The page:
Don’t Judge a Bottle of Wine by it’s Closure

Many Americans still believe screw capped bottles signify lower quality wine. So much so, in fact, that many European and Australian wines that are sold in their region with screw-caps, are bottled with natural cork for the U.S. market. Is there any truth to this conception? Yes and no. While a screw-cap doesn’t universally mean that a wine is low-quality, the stopper can often tell us about the longevity, culture, history, and yes, sometimes the quality, of the wine it seals.

The most popular wine stoppers are cork, screw cap and synthetic cork. Here are a few things that these types of stoppers might tell us about the wine within.


Cork is the world’s most widely used wine closure and has been used to seal bottles of the sweet nectar since the ancient Greeks and Romans. It has earned a place in history and modern day as a traditional closure so it isn’t surprising that a bottle with a natural cork might lend itself more to a romantic, traditional wine. Additionally, thanks to its elasticity, porous surface and air-tight seal, cork allows just a teensy amount of air to interact with the wine. This controlled oxygenization makes cork a great partner for ageworthy wines.

That said, natural cork is, well, natural. And though it is a highly renewable resource, it’s quality isn’t as consistent as it’s availability. Every cork is slightly different, some are more porous than others, which would affect wine quality. Cork is very fragile, it dries out and crumbles with time, so wine bottles must be stored carefully. The process of preparing and sterilizing natural cork exposes it to potential contamination which can taint a wine.

Oh, and cork is expensive. So a wine sealed with a cork is going to be more expensive than a wine sealed with a screw cap, regardless of quality.

Screw Cap

Australians are actually to blame for the rise of the aluminum screw cap wine bottle. In the 60’s cork taint was so common it felt like an epidemic, so the screw cap was developed by winery director, Peter Wall, as an alternative. It does the trick. TCA, the taint that affects so many wines under natural cork, is almost nonexistent under screw caps.

Also, because aluminum isn’t porous and the caps seal tight, wine remains relatively oxygen-free under a screw cap and thus can live longer on the shelf and after opening. The product in the bottle remains truer to the day it was first made than a wine under a natural cork. There’s also the added benefit of them being easier to open and generally less expensive, based solely on the cost of their closure.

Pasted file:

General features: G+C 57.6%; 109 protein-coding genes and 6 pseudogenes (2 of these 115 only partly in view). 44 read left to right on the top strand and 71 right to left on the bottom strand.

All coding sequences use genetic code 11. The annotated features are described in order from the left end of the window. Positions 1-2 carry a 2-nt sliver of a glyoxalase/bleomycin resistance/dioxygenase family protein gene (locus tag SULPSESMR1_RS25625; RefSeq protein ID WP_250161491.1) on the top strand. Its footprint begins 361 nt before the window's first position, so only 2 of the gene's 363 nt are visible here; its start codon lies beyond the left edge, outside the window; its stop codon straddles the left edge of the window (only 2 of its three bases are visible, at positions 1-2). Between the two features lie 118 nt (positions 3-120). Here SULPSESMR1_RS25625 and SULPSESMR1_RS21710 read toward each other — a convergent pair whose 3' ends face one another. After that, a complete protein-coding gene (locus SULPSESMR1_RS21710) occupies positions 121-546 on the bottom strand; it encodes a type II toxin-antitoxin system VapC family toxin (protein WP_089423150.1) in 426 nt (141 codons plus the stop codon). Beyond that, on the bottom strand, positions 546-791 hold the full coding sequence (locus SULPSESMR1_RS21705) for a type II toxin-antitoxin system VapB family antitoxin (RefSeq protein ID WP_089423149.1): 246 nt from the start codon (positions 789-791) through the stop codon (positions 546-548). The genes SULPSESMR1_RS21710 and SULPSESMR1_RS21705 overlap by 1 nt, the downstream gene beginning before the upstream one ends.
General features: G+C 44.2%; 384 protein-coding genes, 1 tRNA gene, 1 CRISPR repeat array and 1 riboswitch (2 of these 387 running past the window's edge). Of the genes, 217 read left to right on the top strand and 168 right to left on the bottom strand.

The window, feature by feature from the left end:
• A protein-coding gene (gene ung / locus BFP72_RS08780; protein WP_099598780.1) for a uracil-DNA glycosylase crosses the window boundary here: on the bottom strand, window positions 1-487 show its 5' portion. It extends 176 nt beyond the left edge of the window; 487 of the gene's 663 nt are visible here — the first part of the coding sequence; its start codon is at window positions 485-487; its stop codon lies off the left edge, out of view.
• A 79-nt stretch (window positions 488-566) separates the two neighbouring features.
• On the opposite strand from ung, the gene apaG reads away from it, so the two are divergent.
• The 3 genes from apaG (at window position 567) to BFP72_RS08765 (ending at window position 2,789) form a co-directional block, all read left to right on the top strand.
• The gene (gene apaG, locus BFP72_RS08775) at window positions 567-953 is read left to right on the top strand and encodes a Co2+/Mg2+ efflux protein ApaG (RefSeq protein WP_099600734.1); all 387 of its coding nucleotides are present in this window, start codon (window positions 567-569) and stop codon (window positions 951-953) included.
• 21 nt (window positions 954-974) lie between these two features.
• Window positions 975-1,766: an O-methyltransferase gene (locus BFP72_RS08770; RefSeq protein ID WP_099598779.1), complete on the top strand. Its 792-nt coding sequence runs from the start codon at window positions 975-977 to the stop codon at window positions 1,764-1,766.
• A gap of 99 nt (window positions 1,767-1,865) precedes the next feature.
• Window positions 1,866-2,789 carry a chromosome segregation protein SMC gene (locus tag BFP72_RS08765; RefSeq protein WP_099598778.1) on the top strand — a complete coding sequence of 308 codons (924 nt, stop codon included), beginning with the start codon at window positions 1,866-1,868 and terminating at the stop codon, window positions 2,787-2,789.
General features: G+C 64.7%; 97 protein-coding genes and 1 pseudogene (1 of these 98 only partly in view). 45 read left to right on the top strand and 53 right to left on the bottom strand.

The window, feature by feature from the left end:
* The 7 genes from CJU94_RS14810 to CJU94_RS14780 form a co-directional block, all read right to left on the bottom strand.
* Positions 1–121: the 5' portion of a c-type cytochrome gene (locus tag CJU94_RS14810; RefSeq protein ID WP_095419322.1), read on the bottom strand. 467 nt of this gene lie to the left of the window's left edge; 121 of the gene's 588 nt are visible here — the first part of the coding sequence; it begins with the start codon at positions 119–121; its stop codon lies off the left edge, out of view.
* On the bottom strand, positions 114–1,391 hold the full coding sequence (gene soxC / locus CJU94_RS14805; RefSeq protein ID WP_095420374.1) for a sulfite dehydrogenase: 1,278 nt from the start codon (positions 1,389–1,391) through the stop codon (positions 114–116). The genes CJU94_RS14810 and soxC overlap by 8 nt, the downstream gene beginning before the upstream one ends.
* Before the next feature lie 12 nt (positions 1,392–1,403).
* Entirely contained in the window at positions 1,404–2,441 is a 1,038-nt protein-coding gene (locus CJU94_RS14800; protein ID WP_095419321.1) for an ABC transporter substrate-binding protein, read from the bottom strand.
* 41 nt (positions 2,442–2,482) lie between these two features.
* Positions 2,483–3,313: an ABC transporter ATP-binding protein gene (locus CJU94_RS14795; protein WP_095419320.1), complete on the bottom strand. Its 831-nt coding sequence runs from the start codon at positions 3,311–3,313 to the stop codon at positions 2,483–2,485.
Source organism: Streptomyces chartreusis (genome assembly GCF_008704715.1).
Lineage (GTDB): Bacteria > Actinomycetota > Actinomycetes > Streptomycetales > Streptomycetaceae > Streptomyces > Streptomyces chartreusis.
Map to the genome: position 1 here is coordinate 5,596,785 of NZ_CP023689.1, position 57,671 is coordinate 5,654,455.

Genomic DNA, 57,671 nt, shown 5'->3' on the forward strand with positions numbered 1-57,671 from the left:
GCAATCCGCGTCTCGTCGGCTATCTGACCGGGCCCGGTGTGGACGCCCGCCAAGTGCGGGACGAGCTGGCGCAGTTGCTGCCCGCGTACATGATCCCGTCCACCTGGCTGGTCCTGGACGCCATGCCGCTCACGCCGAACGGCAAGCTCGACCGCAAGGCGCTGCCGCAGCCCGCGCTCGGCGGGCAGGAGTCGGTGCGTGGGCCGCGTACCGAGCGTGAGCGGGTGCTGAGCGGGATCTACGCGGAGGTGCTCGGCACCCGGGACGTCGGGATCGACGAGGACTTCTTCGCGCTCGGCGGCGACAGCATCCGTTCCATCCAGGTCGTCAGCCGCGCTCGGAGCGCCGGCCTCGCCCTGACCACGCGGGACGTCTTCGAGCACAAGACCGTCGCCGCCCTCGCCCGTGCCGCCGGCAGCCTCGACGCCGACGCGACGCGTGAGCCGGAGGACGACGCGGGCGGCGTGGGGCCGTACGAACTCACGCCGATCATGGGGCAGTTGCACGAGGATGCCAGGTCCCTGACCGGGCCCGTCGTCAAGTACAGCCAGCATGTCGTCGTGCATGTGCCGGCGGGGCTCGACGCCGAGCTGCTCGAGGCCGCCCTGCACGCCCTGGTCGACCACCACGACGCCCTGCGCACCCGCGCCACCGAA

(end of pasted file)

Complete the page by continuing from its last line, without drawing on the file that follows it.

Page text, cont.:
However, because of that tight seal, screw-capped wines are prone to reduction and have questionable aging ability. Furthermore, whereas natural cork is renewable and biodegradable, aluminum is not. The production process of aluminum negatively impacts the air and water and generates loads of waste. And, while the caps are recyclable, it is suspected that most of them wind up in the trash.

Synthetic Cork

Made from either petroleum-based plastic or plant-based materials, synthetic corks are not prone to TCA taint and provide predictable oxygen transfer rates and a tight, immovable seal. They are highly durable (hooray no cork crumbs in the bottom of your bottle) and they are definitely less expensive to manufacture than cork (and often even screw caps).

Obviously, the environmental impact of a synthetic cork depends on whether it is made from oil-based plastics (not good) or plant-based resources (better). But the most common con of a synthetic cork is that they are a pain to open and even more of a pain to use to re-seal a bottle. The latter might seem like a small issue, but if you can’t properly re-cork an open bottle, your wine isn’t going to last.

A wine’s closure doesn’t say anything concrete about the quality of the wine it encloses, but it can tell you a lot about the wine’s potential, the priorities of the winemaker, and more. So the next time you see a natural cork, screw-cap or synthetic cork, think twice before you judge the wine inside.

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